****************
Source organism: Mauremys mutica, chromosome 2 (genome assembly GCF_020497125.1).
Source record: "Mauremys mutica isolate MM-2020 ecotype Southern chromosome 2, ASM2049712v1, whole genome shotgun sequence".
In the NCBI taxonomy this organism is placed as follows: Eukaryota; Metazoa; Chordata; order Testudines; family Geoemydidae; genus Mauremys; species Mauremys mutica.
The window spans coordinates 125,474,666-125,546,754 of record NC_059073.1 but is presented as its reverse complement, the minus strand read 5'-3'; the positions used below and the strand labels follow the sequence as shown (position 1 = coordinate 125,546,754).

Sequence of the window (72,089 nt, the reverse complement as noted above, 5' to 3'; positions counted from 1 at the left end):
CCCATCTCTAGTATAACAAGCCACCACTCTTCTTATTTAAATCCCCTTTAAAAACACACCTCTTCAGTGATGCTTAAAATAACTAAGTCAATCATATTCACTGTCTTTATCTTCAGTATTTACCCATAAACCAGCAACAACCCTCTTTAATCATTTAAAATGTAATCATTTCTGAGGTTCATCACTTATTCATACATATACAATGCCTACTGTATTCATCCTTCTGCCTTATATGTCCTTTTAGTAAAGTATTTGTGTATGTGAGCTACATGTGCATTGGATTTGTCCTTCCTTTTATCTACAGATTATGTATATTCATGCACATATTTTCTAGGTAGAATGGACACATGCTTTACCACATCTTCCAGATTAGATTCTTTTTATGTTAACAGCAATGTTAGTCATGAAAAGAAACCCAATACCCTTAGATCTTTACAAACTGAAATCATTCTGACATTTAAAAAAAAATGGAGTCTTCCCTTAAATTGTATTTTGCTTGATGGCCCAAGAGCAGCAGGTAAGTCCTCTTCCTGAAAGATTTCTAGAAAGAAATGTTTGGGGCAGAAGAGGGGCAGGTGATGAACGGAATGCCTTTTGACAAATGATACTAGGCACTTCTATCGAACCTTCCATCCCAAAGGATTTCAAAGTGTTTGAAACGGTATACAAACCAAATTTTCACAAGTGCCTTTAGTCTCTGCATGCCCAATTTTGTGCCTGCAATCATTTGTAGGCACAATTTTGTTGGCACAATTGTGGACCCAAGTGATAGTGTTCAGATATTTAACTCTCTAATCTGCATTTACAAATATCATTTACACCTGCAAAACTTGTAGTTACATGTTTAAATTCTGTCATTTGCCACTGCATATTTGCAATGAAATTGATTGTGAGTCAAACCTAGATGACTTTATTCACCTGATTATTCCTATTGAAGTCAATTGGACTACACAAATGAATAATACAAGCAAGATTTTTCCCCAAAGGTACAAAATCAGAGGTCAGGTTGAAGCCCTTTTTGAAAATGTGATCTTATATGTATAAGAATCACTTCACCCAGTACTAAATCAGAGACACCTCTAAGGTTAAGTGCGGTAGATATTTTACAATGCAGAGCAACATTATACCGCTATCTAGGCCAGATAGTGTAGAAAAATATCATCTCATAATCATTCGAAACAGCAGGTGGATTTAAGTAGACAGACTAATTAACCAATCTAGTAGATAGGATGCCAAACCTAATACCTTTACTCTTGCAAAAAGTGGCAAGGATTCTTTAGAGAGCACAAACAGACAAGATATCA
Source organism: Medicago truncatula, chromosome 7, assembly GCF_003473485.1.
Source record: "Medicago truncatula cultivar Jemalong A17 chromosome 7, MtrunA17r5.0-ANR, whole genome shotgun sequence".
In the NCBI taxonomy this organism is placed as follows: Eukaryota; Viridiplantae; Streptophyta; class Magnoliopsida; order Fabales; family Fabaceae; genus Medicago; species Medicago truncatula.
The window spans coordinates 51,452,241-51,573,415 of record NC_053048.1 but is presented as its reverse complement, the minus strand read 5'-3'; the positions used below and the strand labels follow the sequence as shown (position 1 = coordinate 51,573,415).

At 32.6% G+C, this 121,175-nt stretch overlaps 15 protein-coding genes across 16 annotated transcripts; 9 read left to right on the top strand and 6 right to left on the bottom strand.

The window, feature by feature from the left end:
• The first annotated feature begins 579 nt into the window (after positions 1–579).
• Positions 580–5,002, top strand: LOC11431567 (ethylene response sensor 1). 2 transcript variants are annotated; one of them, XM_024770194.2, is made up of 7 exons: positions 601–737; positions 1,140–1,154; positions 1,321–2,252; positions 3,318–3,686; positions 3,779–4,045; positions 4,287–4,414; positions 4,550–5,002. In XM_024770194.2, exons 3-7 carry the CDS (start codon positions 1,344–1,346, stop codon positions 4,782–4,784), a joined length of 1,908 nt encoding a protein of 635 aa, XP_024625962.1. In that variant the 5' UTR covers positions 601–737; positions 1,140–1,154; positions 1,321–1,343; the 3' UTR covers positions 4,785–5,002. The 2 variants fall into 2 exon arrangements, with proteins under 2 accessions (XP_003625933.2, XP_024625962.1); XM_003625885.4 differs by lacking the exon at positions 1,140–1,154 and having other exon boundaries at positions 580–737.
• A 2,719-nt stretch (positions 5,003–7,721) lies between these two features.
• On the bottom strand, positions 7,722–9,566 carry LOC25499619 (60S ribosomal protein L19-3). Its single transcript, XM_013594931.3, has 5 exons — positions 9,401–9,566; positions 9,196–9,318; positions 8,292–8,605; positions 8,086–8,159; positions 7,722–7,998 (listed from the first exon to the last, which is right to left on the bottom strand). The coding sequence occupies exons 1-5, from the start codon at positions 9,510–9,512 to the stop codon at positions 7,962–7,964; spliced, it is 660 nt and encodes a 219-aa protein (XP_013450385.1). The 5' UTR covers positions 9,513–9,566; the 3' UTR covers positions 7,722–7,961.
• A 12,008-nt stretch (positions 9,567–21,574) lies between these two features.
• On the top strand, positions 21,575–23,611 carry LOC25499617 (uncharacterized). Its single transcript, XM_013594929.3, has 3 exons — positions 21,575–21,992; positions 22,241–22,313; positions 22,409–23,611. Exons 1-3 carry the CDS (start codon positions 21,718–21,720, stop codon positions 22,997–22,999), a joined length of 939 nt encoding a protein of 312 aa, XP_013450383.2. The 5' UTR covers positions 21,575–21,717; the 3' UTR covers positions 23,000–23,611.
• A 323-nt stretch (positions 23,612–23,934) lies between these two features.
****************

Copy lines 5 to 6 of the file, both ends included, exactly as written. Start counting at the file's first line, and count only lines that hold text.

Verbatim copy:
Sequence of the window (72,089 nt, the reverse complement as noted above, 5' to 3'; positions counted from 1 at the left end):
CCCATCTCTAGTATAACAAGCCACCACTCTTCTTATTTAAATCCCCTTTAAAAACACACCTCTTCAGTGATGCTTAAAATAACTAAGTCAATCATATTCACTGTCTTTATCTTCAGTATTTACCCATAAACCAGCAACAACCCTCTTTAATCATTTAAAATGTAATCATTTCTGAGGTTCATCACTTATTCATACATATACAATGCCTACTGTATTCATCCTTCTGCCTTATATGTCCTTTTAGTAAAGTATTTGTGTATGTGAGCTACATGTGCATTGGATTTGTCCTTCCTTTTATCTACAGATTATGTATATTCATGCACATATTTTCTAGGTAGAATGGACACATGCTTTACCACATCTTCCAGATTAGATTCTTTTTATGTTAACAGCAATGTTAGTCATGAAAAGAAACCCAATACCCTTAGATCTTTACAAACTGAAATCATTCTGACATTTAAAAAAAAATGGAGTCTTCCCTTAAATTGTATTTTGCTTGATGGCCCAAGAGCAGCAGGTAAGTCCTCTTCCTGAAAGATTTCTAGAAAGAAATGTTTGGGGCAGAAGAGGGGCAGGTGATGAACGGAATGCCTTTTGACAAATGATACTAGGCACTTCTATCGAACCTTCCATCCCAAAGGATTTCAAAGTGTTTGAAACGGTATACAAACCAAATTTTCACAAGTGCCTTTAGTCTCTGCATGCCCAATTTTGTGCCTGCAATCATTTGTAGGCACAATTTTGTTGGCACAATTGTGGACCCAAGTGATAGTGTTCAGATATTTAACTCTCTAATCTGCATTTACAAATATCATTTACACCTGCAAAACTTGTAGTTACATGTTTAAATTCTGTCATTTGCCACTGCATATTTGCAATGAAATTGATTGTGAGTCAAACCTAGATGACTTTATTCACCTGATTATTCCTATTGAAGTCAATTGGACTACACAAATGAATAATACAAGCAAGATTTTTCCCCAAAGGTACAAAATCAGAGGTCAGGTTGAAGCCCTTTTTGAAAATGTGATCTTATATGTATAAGAATCACTTCACCCAGTACTAAATCAGAGACACCTCTAAGGTTAAGTGCGGTAGATATTTTACAATGCAGAGCAACATTATACCGCTATCTAGGCCAGATAGTGTAGAAAAATATCATCTCATAATCATTCGAAACAGCAGGTGGATTTAAGTAGACAGACTAATTAACCAATCTAGTAGATAGGATGCCAAACCTAATACCTTTACTCTTGCAAAAAGTGGCAAGGATTCTTTAGAGAGCACAAACAGACAAGATATCA